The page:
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Happening Today: American Airlines, Jared Kushner, Taxes, Garrison Keillor

What to Know

  • Jared Kushner has been questioned by special counsel Robert Mueller's team of investigators about ex-national security adviser Michael Flynn
  • American Airlines is scrambling to find pilots to operate flights over the upcoming holiday season after a glitch hit its scheduling system
  • Garrison Keillor became another celebrity felled by allegations of workplace misconduct when Minnesota Public Radio terminated his contracts

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Mueller's Team Questioned Kushner About Flynn, Source Says

President Trump's son-in-law Jared Kushner has been questioned by special counsel Robert Mueller's team of investigators about former national security adviser Michael Flynn, a person familiar with the investigation confirmed to The Associated Press. The person said the questioning of Kushner earlier this month took about 90 minutes or less and was aimed in part at establishing whether Kushner had any information on Flynn that might be exculpatory. The person said multiple White House witnesses have been asked about their knowledge of Flynn, who was forced to resign from the White House in February after officials concluded he had misled them about his contacts with the Russian ambassador. The confirmation of Kushner's interview came as prosecutors working for Mueller postponed grand jury testimony related to Flynn's private business dealings.

Thousands of American Airlines Holiday Flights Don't Have Pilots, Union Says

Fort Worth-based American Airlines is scrambling to find pilots to operate thousands of flights over the upcoming holiday season after a glitch hit the company's scheduling system. The Allied Pilots Association, which represents about 15,000 American Airlines pilots, says they were notified by airline management of "significant holes" in the schedule due to a failure with the pilot schedule bidding system. A spokesman for the airline told The Associated Press that they expect to avoid canceling flights by paying overtime and using reserve pilots. American isn't saying how many flights are affected, but the pilots' union says that about 15,000 flights were scheduled without a captain, a co-pilot or both. Captain Dennis Tajer, APA communications committee chairman, said those flights fall into the "critical travel period," which he defined as Dec. 17 through Dec. 31. American hasn't confirmed the dates impacted. A computer glitch last Friday allowed pilots to drop flights they were assigned to fly next month, without having someone to cover for them.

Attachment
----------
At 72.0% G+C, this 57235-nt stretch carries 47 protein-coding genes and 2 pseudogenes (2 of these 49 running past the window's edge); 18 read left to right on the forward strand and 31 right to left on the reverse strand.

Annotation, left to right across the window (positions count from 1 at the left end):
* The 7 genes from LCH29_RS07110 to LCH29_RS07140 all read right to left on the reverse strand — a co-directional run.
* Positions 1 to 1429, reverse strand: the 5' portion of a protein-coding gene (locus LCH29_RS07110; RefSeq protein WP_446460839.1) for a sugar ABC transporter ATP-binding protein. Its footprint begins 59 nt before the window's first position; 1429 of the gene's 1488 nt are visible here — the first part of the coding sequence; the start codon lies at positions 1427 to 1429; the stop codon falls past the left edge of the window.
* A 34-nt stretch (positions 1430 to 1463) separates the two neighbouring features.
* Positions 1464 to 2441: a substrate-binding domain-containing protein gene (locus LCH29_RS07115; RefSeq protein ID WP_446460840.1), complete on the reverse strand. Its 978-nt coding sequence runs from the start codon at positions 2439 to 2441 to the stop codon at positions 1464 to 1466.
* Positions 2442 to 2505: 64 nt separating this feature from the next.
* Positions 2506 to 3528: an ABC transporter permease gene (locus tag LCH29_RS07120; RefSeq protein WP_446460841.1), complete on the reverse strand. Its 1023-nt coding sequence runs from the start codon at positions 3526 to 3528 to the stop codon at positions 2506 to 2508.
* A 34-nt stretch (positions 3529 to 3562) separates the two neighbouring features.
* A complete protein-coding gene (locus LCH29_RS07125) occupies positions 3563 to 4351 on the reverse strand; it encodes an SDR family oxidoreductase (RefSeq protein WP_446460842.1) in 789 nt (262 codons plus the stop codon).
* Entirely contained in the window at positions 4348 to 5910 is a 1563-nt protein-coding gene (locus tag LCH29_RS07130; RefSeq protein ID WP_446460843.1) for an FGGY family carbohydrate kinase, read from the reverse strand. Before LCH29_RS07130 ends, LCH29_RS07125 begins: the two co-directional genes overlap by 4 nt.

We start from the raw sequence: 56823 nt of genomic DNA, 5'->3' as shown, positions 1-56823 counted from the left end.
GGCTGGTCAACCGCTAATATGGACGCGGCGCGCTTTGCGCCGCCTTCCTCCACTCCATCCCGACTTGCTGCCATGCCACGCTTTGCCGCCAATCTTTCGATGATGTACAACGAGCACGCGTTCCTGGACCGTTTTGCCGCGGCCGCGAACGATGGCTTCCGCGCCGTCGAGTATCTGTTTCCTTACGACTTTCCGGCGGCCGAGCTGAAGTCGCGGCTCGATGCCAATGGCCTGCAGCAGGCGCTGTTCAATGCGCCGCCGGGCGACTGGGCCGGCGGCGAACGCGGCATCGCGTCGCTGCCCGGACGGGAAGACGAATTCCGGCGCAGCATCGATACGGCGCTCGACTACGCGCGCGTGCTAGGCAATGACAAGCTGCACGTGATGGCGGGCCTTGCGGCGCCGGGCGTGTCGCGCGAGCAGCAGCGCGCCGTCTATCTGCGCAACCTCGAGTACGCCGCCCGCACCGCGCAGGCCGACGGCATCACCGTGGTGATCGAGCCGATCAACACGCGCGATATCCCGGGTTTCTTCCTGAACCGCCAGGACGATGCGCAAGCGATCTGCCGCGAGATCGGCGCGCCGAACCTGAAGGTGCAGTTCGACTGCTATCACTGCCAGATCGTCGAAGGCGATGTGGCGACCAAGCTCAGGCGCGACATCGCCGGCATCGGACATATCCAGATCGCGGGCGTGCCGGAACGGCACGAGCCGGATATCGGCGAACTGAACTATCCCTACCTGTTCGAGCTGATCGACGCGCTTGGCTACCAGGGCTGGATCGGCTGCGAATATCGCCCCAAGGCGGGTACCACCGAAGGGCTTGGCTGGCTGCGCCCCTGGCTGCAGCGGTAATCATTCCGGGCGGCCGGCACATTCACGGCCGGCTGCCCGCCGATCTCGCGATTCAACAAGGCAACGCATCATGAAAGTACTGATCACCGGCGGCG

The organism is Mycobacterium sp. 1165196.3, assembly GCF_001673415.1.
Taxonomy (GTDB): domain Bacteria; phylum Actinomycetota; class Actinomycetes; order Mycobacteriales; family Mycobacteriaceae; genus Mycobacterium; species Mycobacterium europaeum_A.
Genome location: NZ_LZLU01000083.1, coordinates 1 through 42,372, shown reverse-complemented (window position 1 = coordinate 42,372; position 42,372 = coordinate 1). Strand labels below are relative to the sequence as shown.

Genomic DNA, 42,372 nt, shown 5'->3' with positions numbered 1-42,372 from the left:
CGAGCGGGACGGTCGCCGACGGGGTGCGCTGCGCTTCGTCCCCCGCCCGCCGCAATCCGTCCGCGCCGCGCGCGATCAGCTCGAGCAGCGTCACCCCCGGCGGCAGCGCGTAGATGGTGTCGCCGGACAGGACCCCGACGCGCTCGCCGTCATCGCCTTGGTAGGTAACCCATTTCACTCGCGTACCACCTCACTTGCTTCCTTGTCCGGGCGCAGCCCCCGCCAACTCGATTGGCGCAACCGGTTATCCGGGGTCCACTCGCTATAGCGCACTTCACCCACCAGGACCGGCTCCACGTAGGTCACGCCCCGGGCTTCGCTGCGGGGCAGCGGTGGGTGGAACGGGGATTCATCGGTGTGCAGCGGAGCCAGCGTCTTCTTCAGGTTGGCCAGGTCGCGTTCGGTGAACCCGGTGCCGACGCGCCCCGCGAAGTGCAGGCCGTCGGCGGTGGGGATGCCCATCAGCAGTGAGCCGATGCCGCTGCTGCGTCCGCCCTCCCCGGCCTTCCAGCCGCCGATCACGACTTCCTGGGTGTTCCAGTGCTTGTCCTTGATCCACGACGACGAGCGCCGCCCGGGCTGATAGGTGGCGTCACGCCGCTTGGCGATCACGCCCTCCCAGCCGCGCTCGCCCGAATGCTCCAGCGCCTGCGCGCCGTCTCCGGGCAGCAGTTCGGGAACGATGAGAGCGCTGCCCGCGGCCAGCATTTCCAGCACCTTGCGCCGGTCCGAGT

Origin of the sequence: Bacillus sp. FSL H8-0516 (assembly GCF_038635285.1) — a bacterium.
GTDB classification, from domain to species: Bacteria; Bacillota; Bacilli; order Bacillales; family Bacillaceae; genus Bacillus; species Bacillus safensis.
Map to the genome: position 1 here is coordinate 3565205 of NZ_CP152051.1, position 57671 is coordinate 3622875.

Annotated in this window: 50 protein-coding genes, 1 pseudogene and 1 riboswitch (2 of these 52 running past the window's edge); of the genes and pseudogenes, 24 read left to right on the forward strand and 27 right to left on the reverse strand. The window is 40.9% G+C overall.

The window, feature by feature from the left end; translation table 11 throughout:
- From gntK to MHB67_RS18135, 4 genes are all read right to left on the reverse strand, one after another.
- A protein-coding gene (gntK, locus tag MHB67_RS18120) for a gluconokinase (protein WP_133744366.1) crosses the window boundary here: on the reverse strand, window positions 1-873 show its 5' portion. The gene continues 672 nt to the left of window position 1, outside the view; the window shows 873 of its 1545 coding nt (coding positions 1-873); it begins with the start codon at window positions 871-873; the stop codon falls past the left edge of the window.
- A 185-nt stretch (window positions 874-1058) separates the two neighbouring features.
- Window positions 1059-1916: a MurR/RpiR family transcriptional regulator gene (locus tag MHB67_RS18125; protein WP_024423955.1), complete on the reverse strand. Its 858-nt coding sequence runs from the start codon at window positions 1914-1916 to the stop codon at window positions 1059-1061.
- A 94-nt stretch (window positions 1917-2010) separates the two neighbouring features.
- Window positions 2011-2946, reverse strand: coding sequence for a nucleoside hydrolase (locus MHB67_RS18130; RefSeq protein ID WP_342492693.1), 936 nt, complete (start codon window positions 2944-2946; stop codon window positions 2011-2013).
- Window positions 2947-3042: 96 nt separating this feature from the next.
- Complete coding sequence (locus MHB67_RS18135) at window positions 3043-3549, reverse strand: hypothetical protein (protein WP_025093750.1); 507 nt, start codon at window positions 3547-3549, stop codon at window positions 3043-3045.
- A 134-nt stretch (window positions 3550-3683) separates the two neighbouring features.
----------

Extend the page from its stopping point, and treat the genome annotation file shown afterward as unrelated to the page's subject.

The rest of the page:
Conservatives Slam GOP Proposal to Automatically Raise Taxes

Conservative groups and lawmakers are lining up against a proposal by Senate Republicans to impose automatic tax increases on millions of Americans — if their sweeping tax package doesn't grow the economy and raise tax revenues as much as projected. The opposition comes as the tax package cleared a key procedural vote in the Senate on Wednesday. The Senate voted 52-48 to start debating the bill. Wednesday's vote potentially could pave the way for the Senate to pass the package later this week. The Senate could start voting on amendments Thursday evening. Opposition to the tax "trigger" could doom a delicately negotiated proposal aimed at mollifying deficit hawks who worry that tax cuts for businesses and individuals could add trillions to the mounting national debt. Tucking a potential tax increase into the tax cut bill isn't sitting well with conservatives.